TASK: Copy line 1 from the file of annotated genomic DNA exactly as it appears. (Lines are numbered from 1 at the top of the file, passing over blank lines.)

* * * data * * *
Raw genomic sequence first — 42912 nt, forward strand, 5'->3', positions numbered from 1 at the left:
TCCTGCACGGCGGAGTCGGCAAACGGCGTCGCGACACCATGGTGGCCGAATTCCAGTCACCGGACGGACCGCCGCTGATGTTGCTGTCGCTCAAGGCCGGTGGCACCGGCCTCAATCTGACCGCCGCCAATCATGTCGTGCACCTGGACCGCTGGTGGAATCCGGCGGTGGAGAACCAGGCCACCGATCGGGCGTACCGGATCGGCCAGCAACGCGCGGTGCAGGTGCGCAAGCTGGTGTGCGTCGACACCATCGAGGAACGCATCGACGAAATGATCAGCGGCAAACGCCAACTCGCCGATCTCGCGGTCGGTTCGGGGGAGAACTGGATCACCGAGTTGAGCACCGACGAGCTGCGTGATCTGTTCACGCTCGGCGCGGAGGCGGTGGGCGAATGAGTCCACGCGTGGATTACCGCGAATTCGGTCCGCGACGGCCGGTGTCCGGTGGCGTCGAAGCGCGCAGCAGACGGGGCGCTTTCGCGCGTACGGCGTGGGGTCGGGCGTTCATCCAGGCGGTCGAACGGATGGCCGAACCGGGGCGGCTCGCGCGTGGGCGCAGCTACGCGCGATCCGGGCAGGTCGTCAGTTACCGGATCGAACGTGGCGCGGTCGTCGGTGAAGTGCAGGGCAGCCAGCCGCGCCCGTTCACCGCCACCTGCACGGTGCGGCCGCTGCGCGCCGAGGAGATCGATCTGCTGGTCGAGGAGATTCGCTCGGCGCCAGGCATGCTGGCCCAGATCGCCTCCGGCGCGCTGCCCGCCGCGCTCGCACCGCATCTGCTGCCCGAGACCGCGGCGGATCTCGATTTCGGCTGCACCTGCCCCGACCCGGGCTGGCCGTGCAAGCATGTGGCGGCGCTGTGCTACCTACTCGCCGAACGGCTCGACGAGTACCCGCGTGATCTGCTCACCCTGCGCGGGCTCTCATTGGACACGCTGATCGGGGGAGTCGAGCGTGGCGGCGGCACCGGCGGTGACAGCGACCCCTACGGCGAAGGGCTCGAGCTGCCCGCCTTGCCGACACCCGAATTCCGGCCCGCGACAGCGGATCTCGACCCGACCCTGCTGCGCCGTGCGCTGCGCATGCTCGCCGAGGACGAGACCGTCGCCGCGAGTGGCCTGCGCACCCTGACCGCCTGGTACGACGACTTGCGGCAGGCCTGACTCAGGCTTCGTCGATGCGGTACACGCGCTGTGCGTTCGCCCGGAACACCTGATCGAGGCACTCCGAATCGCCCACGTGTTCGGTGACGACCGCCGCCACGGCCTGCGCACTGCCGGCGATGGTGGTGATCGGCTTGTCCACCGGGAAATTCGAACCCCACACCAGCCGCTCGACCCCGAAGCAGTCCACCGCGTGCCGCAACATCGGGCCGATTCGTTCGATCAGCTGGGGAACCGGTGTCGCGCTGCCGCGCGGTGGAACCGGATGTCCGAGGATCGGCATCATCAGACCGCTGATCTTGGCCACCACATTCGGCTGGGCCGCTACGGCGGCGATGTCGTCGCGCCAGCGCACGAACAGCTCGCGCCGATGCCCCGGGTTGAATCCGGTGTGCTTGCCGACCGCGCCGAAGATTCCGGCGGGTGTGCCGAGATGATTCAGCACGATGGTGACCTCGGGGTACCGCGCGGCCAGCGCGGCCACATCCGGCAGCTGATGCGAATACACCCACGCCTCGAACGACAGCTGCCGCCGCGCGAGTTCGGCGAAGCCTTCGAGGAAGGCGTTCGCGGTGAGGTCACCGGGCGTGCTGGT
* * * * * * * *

Raw genomic sequence first — 42912 nt, forward strand, 5'->3', positions numbered from 1 at the left: